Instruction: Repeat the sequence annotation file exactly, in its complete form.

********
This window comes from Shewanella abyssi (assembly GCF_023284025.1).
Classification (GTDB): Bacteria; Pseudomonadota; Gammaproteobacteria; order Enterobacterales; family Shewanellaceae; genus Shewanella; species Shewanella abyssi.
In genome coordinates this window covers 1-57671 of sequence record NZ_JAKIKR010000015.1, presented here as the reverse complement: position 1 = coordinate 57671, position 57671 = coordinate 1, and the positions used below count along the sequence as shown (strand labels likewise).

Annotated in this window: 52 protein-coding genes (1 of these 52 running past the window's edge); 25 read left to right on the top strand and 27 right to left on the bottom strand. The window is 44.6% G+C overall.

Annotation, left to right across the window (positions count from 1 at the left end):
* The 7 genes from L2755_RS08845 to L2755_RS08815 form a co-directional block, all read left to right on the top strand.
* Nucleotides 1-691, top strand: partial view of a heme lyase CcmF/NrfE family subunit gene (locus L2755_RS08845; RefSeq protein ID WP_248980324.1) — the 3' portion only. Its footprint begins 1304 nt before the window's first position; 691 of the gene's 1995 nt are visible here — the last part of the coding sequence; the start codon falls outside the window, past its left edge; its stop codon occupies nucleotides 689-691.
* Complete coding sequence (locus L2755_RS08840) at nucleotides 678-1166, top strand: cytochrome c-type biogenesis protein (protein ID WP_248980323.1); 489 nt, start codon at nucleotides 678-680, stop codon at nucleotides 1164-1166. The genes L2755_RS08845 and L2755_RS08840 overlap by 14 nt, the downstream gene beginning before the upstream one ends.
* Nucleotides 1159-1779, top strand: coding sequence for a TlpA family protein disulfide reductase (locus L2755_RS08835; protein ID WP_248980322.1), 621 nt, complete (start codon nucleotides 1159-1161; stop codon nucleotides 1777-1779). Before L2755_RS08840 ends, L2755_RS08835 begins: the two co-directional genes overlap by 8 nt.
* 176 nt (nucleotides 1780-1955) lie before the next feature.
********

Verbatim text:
This window comes from Shewanella abyssi (assembly GCF_023284025.1).
Classification (GTDB): Bacteria; Pseudomonadota; Gammaproteobacteria; order Enterobacterales; family Shewanellaceae; genus Shewanella; species Shewanella abyssi.
In genome coordinates this window covers 1-57671 of sequence record NZ_JAKIKR010000015.1, presented here as the reverse complement: position 1 = coordinate 57671, position 57671 = coordinate 1, and the positions used below count along the sequence as shown (strand labels likewise).

Annotated in this window: 52 protein-coding genes (1 of these 52 running past the window's edge); 25 read left to right on the top strand and 27 right to left on the bottom strand. The window is 44.6% G+C overall.

Annotation, left to right across the window (positions count from 1 at the left end):
* The 7 genes from L2755_RS08845 to L2755_RS08815 form a co-directional block, all read left to right on the top strand.
* Nucleotides 1-691, top strand: partial view of a heme lyase CcmF/NrfE family subunit gene (locus L2755_RS08845; RefSeq protein ID WP_248980324.1) — the 3' portion only. Its footprint begins 1304 nt before the window's first position; 691 of the gene's 1995 nt are visible here — the last part of the coding sequence; the start codon falls outside the window, past its left edge; its stop codon occupies nucleotides 689-691.
* Complete coding sequence (locus L2755_RS08840) at nucleotides 678-1166, top strand: cytochrome c-type biogenesis protein (protein ID WP_248980323.1); 489 nt, start codon at nucleotides 678-680, stop codon at nucleotides 1164-1166. The genes L2755_RS08845 and L2755_RS08840 overlap by 14 nt, the downstream gene beginning before the upstream one ends.
* Nucleotides 1159-1779, top strand: coding sequence for a TlpA family protein disulfide reductase (locus L2755_RS08835; protein ID WP_248980322.1), 621 nt, complete (start codon nucleotides 1159-1161; stop codon nucleotides 1777-1779). Before L2755_RS08840 ends, L2755_RS08835 begins: the two co-directional genes overlap by 8 nt.
* 176 nt (nucleotides 1780-1955) lie before the next feature.